Blog reader Cristiane brought this book to my attention recently. Eve Babitz was once a fairly common name in Hollywood. This book is described as partially fictive, but this short chapter on Bobby B seems accurate. if you have any interest in reading the book it can either be read on-line or downloaded here.
"Hi," I said. What was her name?
It was another one of those faces, a friend of Karen's, I pieced together, and someone else, too, that guy Bob.
She and Bob had been close and I always saw them at Cantor's together when LSD was the rage. Everyone would leave the Strip at 2 when the clubs closed and go to Cantor's en masse so blasted out of their heads that if you asked someone what time it was they backed away, wide-eyed, as though you'd presented them with a philosophical impossibility. Bob was adorable but so obnoxious that he wore his nickname on his lapel. He'd had it made into a button and it said, "I am Bummer Bob."
Bummers were when the acid had something in it that didn't agree with you. It was anything else disagreeable and a drag as well, so you can't say he didn't tell you. Except that he looked like an archangel. Bright.
People said he was a narc and a thief, but I knew he wasn't sophisticated to be either of those when I let him stay at my house once for a week with his white dog. He needed someplace to stay, nobody would talk to him, and even though I didn't sleep with him, he was beautiful and couldn't help it that he was such a bummer. He never understood anything and always asked the wrong questions. He was so unable to understand anything and he shorted out so many trains of thought that people thought he was a narc. He never took anything from my house when he stayed there, he even tried to buy food.
He left L.A. and I had heard that he'd moved to the country.
After I came back from New York and was up in San Francisco, I ran into him one night in the Fillmore. He was playing guitar in a band, and the leader of the band, my friend, had complained of him and how disruptive he was.
"What else can you expect from someone called Bummer Bob?" I asked.
"I never heard that before," he said.
"That's what he's called," I said. We were upstairs at the Fillmore, and there was Bob, dressed dramatically in black with a top hat and a cape. A look of sudden surprised hospitality flooded his face when he saw me, completely the opposite of the black cape, and he said, like a kid, "Wowie, Evie!"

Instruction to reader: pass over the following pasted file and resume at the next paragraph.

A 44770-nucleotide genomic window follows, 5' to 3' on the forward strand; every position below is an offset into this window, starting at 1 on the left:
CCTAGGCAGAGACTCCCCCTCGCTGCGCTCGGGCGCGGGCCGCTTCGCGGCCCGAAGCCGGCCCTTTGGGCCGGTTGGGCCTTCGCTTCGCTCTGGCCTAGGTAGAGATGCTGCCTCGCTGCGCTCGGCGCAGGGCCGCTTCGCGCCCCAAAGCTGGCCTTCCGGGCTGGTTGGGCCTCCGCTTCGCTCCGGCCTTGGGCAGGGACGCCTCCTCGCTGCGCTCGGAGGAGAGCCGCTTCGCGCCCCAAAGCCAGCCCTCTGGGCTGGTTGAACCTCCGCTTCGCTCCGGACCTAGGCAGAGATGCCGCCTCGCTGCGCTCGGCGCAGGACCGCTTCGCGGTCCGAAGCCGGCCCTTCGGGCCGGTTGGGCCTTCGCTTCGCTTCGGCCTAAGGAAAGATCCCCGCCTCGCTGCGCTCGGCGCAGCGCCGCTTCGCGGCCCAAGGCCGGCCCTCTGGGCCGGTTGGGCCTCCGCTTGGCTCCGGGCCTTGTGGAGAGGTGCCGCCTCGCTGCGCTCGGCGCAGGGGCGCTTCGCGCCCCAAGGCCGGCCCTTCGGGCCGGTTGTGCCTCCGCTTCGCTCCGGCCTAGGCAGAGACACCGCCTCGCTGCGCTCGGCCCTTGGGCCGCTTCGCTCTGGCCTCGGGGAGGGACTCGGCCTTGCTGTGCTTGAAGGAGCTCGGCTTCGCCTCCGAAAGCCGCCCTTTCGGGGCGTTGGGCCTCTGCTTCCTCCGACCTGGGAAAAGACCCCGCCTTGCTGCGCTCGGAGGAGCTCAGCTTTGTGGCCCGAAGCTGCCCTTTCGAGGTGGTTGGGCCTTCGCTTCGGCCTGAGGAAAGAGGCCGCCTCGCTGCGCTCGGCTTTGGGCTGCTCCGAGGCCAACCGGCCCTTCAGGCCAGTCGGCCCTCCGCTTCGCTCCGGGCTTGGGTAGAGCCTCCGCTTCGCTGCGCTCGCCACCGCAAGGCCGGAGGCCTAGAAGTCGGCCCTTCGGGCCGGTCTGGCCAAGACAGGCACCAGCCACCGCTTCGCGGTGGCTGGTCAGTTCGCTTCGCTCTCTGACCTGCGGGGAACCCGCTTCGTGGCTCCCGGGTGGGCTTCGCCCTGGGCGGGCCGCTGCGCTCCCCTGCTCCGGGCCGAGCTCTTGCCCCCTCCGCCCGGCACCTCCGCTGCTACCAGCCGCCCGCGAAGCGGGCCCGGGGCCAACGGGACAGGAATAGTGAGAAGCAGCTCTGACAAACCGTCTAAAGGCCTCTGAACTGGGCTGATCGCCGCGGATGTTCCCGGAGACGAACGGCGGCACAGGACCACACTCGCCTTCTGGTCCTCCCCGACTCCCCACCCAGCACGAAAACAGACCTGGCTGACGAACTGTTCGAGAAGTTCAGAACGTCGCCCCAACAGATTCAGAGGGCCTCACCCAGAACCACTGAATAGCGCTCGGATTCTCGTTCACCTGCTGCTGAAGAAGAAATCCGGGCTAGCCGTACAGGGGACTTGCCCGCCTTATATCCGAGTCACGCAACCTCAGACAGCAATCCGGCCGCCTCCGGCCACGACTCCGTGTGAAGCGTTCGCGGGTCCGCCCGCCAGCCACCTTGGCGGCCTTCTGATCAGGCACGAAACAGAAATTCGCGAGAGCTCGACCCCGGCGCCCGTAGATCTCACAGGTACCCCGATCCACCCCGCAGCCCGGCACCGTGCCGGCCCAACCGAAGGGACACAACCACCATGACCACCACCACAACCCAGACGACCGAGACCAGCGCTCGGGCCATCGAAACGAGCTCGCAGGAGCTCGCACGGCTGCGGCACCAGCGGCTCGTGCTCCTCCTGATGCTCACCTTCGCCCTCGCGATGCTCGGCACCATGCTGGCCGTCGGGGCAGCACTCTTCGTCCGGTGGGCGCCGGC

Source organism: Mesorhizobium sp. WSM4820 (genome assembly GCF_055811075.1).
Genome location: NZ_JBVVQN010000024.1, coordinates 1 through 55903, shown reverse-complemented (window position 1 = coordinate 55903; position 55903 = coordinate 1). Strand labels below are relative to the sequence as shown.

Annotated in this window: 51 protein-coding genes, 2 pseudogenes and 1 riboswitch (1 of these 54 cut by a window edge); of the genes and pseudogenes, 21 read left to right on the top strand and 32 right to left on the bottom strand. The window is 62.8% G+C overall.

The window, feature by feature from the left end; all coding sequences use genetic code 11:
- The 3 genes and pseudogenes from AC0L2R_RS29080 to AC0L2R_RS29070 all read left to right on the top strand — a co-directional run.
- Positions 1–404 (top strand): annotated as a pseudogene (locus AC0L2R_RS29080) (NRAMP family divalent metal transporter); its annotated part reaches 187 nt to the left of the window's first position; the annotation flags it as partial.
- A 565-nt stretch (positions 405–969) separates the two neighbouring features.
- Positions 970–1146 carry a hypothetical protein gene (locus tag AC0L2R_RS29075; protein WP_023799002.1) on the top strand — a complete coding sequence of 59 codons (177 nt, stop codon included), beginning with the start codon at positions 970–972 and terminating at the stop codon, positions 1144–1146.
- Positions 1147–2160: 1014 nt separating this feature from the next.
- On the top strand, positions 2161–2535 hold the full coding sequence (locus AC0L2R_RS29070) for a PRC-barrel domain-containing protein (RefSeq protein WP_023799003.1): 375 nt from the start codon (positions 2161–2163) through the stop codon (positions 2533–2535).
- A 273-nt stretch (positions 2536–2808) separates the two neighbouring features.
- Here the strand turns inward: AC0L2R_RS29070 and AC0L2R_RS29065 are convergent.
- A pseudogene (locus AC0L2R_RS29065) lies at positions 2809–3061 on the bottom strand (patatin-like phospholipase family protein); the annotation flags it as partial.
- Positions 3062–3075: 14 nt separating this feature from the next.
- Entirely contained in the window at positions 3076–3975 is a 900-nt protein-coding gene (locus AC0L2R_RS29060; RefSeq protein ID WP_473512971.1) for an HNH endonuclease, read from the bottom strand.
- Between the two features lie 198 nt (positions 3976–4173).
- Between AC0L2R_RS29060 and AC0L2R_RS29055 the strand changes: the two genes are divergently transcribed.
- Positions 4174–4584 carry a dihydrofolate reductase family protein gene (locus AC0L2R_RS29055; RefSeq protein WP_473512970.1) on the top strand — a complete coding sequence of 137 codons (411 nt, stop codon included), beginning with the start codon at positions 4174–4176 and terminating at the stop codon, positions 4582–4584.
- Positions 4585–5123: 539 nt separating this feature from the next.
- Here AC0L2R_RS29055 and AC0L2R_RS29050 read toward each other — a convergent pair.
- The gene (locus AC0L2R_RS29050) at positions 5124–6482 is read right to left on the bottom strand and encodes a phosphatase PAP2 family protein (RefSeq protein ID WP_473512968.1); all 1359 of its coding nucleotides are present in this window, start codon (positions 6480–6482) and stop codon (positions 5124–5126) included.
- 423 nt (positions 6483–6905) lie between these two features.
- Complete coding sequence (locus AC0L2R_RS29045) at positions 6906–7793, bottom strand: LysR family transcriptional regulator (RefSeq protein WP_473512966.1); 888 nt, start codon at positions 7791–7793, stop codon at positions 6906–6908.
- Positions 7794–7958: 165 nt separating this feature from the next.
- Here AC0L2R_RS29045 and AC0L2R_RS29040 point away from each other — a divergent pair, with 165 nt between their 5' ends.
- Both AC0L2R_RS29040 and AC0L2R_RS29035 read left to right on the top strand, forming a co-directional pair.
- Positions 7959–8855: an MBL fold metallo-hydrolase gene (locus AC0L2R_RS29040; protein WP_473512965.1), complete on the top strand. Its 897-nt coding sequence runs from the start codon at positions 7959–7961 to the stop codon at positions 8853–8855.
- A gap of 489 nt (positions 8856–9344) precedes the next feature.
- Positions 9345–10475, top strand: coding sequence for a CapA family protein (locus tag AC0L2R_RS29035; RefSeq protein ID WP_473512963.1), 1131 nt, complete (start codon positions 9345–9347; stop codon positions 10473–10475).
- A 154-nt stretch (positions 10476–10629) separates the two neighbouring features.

My friend, the leader, was amazed later, he'd never seen him look like that before. Shortly thereafter, Bob left the group in a lurch and quit rock and roll or said he was going to.
"It's just as well," I told my friend.
Now, I faced this girl in Ohrbach's and I couldn't remember her name. She'd just been, like me, a friend to him when no one would be. She'd been more than me because she'd loved him, I thought, and he had telephoned her from my house every day because he
cared about her. It was a time when no one cared about anyone, so I noticed.
"Have you heard from Bob after he went to San Francisco?" I asked her. It was 5 years later, but she still had this dewy kind of thing about her.
"He sent me a Christmas card," she said.
It was sweet, I thought, that no matter how much of a bummer he was, he held onto the amenities like Christmas cards and daily phone calls.
"How nice," I said. "Where is he?"
"Haven't you heard?" she asked. She looked struck with pain.
"What's he done?" I knew he must have done something terrible from her face. Something ... really terribIe.
"He's been ... in San Quentin. He's the one they call Cupid in the Manson family, the one Manson's supposed to have tried to free by the other murders ... "
Bobby Beausoleil had romped with his dog in my house. He'd worn a sign that said "I am Bummer Bob." I'd let him stay but hadn't slept with him because anyone who called themself that, I figured, must have the clap or some other expensive social disease. He didn't understand. He sent Christmas cards from Death Row.
"What'd he say?" I asked.
"Oh, God," I said, helplessly thrown back into the archaic idiom that even he had used to describe what he was. "What a bummer!"